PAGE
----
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Interview: Fredrik Lindahl & Olof Kindblad on Airport CEO

Recently I’ve been deep in niche subreddits, looking for new gems to follow and get involved with. On my travels I found a post about an upcoming airport management game from Apoapsis Studios named, Airport CEO. Their team were looking for feedback and ideas for the tycoon game and received a lot of positive feedback from the community. Following some more work and development blogs, I interviewed Fredrik Lindahl & Olof Kindblad about the game itself, design influences and the importance of community. It was fascinating to take a deep dive behind the scenes of game development, and it’s great to see this title progress forward.

Airport CEO is your upcoming title, and I for one couldn’t be more excited – for those that don’t know – what is Airport CEO?

Airport CEO is a 2D tycoon and management game in development for PC and Mac where you take seat as the CEO of your own airport. You will build the airport’s infrastructure with everything from runways and taxiways, aircraft stands and hangers to constructing terminals with check-in, security and tax-free shopping. You will manage the business perspective of the airport by hiring employees and board members, making deals with airline companies and making sure that ends meet by keeping an eye on budget and resources. Airport CEO is more than just a tycoon game, it’s an airport simulator where each aircraft, each employee, each passenger and each bag i unique, each passenger has a purpose and each bag has a final destination. Being a CEO is not an easy task, unexpected events such as severe weather, equipment breakdowns or security breaches will have you frantically planning and consider each decision.

How long have you and the team been working on the game so far?

We began developing Airport CEO, or  “Generation Flight” as it was originally called, in August 2015, however, the idea of developing an airport management game was already in the thought process a year earlier. The development really kicked off in January 2016, when we were able to allocate much more time to the project.

Overlooking-Maintenance

What made you want to do an airport management game?

As huge aviation fans, we have played many different aviation related games, both simulation and management. On the simulation side, we’ve always felt that MS Flight Simulator and the X-Plane Series are really well made, but we felt like there was always something missing on the tycoon side. Although we have to give credit to Airline Tycoon, at least, the first one, we felt that after years of waiting for someone to develop a serious airport management game, we got tired of waiting and decided to do it ourselves.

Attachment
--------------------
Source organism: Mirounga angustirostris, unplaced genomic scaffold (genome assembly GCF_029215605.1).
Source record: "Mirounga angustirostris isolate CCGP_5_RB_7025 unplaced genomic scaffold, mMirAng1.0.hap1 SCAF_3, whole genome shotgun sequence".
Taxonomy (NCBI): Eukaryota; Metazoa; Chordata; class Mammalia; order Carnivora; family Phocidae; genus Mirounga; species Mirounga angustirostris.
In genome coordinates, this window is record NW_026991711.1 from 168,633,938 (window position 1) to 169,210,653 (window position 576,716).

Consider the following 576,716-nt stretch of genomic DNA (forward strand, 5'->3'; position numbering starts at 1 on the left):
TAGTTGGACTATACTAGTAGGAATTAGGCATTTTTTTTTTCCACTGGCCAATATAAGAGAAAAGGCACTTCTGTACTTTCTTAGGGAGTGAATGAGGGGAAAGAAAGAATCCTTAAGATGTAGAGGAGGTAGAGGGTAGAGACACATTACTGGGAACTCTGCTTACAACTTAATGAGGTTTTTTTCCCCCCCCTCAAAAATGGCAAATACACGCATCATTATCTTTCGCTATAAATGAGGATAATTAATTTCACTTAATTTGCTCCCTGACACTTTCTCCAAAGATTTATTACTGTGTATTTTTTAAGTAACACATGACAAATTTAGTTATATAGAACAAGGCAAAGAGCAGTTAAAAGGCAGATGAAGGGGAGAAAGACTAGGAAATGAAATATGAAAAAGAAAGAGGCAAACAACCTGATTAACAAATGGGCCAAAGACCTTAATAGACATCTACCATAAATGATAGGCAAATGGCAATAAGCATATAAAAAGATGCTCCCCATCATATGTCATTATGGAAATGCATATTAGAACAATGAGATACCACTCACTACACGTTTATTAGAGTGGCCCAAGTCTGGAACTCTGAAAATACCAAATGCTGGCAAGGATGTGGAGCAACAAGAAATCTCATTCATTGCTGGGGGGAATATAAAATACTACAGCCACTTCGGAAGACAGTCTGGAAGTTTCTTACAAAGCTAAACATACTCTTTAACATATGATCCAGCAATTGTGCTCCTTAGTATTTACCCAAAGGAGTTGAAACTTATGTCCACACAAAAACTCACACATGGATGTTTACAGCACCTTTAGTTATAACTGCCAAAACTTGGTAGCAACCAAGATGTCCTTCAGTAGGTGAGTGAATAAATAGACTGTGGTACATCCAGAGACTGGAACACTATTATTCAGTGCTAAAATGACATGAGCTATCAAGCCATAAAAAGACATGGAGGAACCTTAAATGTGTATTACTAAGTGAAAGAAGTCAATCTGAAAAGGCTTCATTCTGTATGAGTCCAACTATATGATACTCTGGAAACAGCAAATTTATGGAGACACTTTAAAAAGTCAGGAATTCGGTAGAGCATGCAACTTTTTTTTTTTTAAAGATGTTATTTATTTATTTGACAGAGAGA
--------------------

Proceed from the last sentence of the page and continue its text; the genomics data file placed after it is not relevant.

What are your biggest influences in gameplay, concept and art style?

While we grew up playing games such as the first SimCity titles, Transport Tycoon and Theme Hospital we are mostly influenced (and impressed) by some of the new tycoon and simulation games such as Cities Skyline, Factorio and Prison Architect. What they have in common is a really smart “simulation realism versus gameplay” tradeoff, great art style and great UI. We consider these games a great inspiration for our project but at the same time, we want to bring many new things into Airport CEO.

There have been a few airport management games in the past, with many failing to hit the mark – is this something you and the team are worried about or do you see it as a challenge to bring the genre back into the frame?

Well, you know what, we try to not think about other games and the inevitable comparison between titles that you as a developer eventually will have to face. While we might get inspiration and influence from airport management games as well as other tycoon titles, we ultimately want to go our own way and not spend time worrying on how it will stand against another title. The ultimate judge on this game will be the community, the community knows what’s been wrong with previous titles and we are convinced that as long as we are open with the development process and listen to the gamers, we are not really worried about anything.

Taxi

Currently, what core mechanics are you focusing on during this stage of development?

One of the earlier goals, which we discussed quite a lot in the DevLogs, was the merging of the passenger and aircraft cycles, basically creating a simple but functional test airport that can continuously simulate the flow of passengers and aircrafts for days and days. Right now we are focusing on creating a powerful building system so that players can design the airport of their dreams, everything from the terminal foundation, walls and doors to roads, taxiways and aircraft stands. The overall strategy is to get a playable version out as soon as possible and then gradually add new features as work progresses. That’s what we’re working on now and when we present you the gameplay video you can rest assure that the first alpha is only a few months away.